So you might ask, “If there are reports of mystical experiences in all religious traditions, why do we spend so much time talking about Christianity?” Fair question. I am not entirely sure, but I think it was the Dalai Lama that said that “it is better to dig 1 twelve-foot hole, than 12 one-foot holes.” In other words, rather than dabbling in numerous traditions, perhaps we better served by digging deeper into the tradition that we were born into.

In the early 1960s, Jesuit Karl Rahner (1904-1984) stated that if Western Christianity did not rediscover its mystical foundations, we might as well close the doors of the churches because we had lost the primary reason for our existence. He said, In the days ahead, you will either be a mystic (one who has experienced God for real) or nothing at all.” Now don’t let the word “mystic” scare you. It simply means one who has moved from mere belief systems or belonging systems to actual inner experience. All spiritual traditions at their mature levels agree that such a movement is possible, desirable, and even available to everyone. The intent is not to imply that only extreme mystical experiences – with those 6 characteristics that I described earlier – are the only ones that count.

I wonder if any of you are anxious for me to address some of the social justice issues of our times. Believe me, we’ll get there. But until someone has had some level of inner religious experience, there is no point in asking them to follow the ethical ideals of Jesus or to really understand Christian doctrines beyond the formulaic level.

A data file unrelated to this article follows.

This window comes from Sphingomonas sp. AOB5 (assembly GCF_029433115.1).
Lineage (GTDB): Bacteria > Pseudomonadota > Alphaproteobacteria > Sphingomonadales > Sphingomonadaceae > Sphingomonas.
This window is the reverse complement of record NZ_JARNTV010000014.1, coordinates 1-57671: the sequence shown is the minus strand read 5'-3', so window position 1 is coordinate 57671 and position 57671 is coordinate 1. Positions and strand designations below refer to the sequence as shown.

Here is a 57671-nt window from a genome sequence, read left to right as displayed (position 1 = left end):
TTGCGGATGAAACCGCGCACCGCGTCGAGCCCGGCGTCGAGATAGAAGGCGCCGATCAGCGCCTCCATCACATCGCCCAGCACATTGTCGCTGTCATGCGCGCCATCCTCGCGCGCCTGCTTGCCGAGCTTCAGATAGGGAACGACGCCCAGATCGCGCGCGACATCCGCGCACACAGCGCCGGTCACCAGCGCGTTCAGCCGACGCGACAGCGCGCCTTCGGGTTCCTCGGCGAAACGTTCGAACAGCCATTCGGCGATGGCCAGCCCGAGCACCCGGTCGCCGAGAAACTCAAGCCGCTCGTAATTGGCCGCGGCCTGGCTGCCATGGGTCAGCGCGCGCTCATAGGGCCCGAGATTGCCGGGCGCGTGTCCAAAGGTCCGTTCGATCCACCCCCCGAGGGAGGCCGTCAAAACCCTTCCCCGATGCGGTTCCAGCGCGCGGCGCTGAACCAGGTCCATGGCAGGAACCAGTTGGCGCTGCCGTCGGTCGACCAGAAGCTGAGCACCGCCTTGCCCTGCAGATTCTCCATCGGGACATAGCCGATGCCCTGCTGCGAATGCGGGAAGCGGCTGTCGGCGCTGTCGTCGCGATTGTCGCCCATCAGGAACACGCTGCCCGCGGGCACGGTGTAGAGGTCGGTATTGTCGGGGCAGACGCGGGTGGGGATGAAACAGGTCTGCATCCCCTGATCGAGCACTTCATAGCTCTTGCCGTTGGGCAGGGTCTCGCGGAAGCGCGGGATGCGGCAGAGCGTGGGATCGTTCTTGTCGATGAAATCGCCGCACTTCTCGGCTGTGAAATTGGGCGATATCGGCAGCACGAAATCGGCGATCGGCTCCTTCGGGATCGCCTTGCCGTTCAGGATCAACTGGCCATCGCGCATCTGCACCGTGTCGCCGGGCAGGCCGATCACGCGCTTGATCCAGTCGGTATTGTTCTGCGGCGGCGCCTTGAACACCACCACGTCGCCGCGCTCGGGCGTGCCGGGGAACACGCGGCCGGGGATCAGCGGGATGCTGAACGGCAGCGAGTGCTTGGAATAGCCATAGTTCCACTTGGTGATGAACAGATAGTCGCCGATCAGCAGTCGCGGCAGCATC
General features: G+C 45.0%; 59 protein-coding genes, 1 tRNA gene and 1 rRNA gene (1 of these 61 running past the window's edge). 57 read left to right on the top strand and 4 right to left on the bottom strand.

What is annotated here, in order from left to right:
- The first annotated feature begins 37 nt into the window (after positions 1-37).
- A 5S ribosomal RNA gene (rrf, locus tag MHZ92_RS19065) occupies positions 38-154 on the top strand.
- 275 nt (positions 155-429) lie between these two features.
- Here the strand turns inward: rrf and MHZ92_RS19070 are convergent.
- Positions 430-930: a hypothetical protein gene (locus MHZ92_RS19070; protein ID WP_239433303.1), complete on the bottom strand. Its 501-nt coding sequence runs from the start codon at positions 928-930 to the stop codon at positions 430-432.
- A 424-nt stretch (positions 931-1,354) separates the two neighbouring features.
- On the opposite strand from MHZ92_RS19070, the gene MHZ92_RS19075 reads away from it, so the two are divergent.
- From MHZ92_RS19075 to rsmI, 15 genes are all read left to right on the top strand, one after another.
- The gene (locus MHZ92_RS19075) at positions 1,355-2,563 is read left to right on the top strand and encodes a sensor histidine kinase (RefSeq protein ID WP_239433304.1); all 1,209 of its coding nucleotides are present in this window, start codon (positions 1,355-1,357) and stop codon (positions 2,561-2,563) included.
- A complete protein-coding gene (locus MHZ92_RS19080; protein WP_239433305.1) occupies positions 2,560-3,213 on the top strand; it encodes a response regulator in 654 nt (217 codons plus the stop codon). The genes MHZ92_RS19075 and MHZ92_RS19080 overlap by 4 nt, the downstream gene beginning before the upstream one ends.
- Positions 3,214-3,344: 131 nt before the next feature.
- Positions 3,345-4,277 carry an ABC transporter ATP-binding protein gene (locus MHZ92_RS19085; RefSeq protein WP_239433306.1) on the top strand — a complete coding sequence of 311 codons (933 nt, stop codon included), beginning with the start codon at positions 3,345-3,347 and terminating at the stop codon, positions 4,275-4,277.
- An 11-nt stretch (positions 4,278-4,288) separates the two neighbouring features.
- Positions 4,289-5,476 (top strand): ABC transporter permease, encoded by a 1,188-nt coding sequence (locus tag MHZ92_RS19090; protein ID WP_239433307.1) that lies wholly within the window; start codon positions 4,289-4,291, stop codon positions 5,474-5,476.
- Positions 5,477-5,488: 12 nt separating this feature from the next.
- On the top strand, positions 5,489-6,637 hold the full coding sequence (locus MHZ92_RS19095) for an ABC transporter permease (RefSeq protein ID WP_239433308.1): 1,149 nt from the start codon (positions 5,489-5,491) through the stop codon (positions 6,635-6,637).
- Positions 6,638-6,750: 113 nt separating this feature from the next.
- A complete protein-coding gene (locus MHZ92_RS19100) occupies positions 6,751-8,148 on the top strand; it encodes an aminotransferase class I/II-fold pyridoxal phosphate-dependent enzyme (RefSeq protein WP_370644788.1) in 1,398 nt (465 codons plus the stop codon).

My hope for you is to be something more than the Shepherdstown Ethical Society. Richard Rohr writes: “You quite simply don’t have the power to obey the law or follow any ideal—such as loving others, forgiving enemies, nonviolence, or humble use of power—except in and through union with God. Nor do doctrines like the Trinity, the Real Presence, salvation, or the mystery of Incarnation have any meaning that actually changes your life. They are merely books on shelves. Without some inner experience of the Divine... nothing authentically new or life-giving happens.”

So my note of caution is that we don’t get so stuck in our heads that the message of the Christ is stripped of its transformational power. My note of invitation is that we help one another fan the flames of the spirit within so that we might be continually drawn to go deeper into an inner Reality that will make a difference in terms of how we conduct ourselves in the world.

This shift in orientation can make a difference in terms of how we read Paul’s letters. Verse 4 references how God “has chosen you.” If we read this with our mind we get into arguments about the doctrine of election. If we read this with our heart, we might ask ourselves: “Have I had such an experience in the life of faith where it actually feels like I have been chosen as God’s beloved?”